GC Students: CLICK HERE to view syllabus

ECON 83600
Financial Theory & Engineering

The course provides an introduction to the pricing of financial derivatives and is logically split into two parts. The first part deals with basic finance theory and the mechanics of derivative markets and instruments. The second part focuses on the mathematical concepts that are used to price these derivatives.

GC Students: CLICK HERE to view syllabus

ECON 84100
Economic Development I

Theories and policies of economic growth and structural transformation in less developed countries; problems of development and solutions in the real and financial sectors, in the domestic and foreign sectors; as well as economic liberalization and stabilization in developmental process.

GC Students: CLICK HERE to view syllabus

ECON 84200
Economic Development II

This course examines the microeconomic aspects of development economics,
with an emphasis on labor markets and human resources in developing countries.  Among the topics to be discussed are sectoral (or occupational) choice, wage determination, human capital and education, migration, population, health and nutrition, and gender issues.  These topics are addressed both in isolation and in the context of the “core” development economics topics of income distribution, poverty, credit allocation, investment, agriculture, globalization, and so forth.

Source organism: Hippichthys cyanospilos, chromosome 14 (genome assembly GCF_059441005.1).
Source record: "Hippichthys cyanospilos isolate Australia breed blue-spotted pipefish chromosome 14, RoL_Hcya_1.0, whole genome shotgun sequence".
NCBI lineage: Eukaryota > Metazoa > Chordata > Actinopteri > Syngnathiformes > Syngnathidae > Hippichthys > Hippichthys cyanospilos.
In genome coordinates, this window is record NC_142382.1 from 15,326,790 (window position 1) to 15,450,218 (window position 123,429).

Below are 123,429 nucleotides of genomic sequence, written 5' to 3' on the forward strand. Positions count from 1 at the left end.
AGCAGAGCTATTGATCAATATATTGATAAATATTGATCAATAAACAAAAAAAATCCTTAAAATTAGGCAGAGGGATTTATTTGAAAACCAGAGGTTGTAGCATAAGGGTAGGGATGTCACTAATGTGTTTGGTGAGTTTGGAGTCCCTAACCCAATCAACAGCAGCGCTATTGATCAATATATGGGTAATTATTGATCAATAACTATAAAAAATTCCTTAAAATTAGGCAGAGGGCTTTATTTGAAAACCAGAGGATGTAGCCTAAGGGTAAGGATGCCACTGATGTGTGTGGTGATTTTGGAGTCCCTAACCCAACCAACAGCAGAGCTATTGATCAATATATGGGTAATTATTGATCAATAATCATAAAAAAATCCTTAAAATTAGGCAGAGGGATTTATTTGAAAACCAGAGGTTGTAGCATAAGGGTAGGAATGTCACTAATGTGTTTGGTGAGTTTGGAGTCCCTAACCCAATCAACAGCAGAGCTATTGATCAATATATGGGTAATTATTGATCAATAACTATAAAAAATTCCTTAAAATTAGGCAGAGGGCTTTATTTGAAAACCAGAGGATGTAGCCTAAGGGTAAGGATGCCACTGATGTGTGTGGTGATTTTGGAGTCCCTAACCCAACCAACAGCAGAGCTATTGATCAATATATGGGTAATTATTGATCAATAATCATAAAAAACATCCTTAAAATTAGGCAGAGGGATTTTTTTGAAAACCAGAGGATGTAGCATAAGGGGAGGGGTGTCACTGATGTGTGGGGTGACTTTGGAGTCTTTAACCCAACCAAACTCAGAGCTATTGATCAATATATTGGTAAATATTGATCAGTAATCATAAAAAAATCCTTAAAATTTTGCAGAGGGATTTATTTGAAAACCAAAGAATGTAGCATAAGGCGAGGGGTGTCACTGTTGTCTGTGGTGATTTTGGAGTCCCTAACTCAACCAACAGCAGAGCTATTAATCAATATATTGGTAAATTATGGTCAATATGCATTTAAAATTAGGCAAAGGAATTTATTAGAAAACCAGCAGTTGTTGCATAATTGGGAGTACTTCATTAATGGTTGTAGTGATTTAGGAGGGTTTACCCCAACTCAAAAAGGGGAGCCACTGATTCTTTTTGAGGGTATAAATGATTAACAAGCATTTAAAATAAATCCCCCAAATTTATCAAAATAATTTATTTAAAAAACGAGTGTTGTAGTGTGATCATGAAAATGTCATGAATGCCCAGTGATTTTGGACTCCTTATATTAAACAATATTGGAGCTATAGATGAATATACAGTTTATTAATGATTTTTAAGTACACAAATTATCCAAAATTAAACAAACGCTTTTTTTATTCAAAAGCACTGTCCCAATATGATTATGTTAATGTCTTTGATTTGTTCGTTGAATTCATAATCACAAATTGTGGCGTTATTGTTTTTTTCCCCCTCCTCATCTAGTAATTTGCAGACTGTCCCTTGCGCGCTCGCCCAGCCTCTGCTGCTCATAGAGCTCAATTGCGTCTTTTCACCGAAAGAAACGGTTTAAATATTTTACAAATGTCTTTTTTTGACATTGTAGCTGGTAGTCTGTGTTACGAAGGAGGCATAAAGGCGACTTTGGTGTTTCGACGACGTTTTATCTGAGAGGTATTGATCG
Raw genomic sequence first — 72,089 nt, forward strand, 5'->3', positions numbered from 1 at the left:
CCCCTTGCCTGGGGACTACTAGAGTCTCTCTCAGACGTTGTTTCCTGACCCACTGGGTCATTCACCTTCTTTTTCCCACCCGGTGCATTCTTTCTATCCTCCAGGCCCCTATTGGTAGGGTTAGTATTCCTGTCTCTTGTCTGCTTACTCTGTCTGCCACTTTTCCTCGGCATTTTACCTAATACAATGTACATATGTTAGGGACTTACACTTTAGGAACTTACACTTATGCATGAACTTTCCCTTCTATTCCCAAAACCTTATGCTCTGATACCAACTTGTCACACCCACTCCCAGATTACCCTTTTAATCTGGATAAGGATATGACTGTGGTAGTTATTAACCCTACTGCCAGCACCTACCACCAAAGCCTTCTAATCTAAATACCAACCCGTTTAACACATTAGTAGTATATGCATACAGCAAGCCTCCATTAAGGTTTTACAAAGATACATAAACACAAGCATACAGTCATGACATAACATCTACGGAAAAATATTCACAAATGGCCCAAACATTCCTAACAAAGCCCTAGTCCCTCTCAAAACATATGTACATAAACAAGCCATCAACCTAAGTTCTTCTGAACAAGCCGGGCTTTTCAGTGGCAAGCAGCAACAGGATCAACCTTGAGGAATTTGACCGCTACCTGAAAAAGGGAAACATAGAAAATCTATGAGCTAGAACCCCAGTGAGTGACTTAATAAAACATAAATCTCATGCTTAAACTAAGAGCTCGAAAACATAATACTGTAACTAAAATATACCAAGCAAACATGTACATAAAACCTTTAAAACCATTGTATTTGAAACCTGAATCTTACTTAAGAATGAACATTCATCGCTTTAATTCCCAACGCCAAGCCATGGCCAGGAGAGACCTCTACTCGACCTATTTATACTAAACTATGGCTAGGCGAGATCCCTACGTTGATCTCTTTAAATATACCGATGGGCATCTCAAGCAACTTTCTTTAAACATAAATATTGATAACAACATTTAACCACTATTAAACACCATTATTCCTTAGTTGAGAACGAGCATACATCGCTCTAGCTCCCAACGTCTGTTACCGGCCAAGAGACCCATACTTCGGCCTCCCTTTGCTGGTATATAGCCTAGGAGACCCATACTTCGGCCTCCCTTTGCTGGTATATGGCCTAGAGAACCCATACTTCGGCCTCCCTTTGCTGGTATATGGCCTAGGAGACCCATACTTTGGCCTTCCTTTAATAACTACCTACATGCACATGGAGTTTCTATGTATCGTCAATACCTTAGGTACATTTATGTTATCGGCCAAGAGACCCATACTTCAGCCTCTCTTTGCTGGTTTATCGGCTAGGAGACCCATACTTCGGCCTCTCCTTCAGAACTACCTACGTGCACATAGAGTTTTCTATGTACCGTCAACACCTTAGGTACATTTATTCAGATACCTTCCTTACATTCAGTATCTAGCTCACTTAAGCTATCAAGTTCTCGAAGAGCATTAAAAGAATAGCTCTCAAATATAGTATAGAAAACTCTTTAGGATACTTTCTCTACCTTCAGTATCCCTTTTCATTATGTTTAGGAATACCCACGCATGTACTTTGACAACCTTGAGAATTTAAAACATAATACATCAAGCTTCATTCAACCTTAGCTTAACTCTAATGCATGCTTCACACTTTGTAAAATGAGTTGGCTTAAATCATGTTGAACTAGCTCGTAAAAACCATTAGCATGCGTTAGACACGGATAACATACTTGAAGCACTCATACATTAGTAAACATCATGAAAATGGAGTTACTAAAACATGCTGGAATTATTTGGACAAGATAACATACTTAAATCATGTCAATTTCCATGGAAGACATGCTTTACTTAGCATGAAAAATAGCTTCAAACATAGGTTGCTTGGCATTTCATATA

GC Students: CLICK HERE to view syllabus


ECON 85600
Inequality, Economic Opportunity, And Public Policy 

Income inequality has risen to the top of the public policy agenda in the United States and many other countries, and this course intends to help students critically understand the public policy implications from a perspective grounded in economic theory and careful empirical analysis.
The course will help students to more deeply understand the facts and empirical studies of causal relationships between inequality and opportunity in a way that will allow a critical understanding of public policy responses. Facts, drivers, and policies motivate the study of three types of inequalities and their implications for intergenerational economic mobility: top-end inequality, middle inequalities, and low income and poverty.

GC Students: CLICK HERE to view syllabus

ECON 86100 
International Trade Theory & Policy

This course covers the main theories of international trade, emphasizing their empirical implications. Besides more traditional theories, based on differences in technology or in factor endowments, we study in detail the more recent theories that emphasize endogenous varieties and firm-level heterogeneity. While the emphasis is on the mechanics of the models we also discuss issues related to data, identification, estimation, and testing.

GC Students: CLICK HERE to view syllabus

ECON 86200
International Macroeconomics and Finance

This course will cover recent topics in international finance, and international macroeconomics. The reading list is intended to give a general overview of possible empirical issues in the field and encompasses more topics than can be covered in a single semester. The lectures will go through selective recent papers or book chapters, which are mostly provided below or will be added to the list as we go along. The goals of this course are: (i) to provide an overview of the field and issues, and give you the tools to analyze the impact of real and financial international linkages on the national economies; and (ii) to prepare you to do original research in the field. The emphasis of the course is empirical. Readings and lecture notes will be posted on Black Board. 


GC Students: CLICK HERE to view syllabus

ECON 87100
Labor Economics I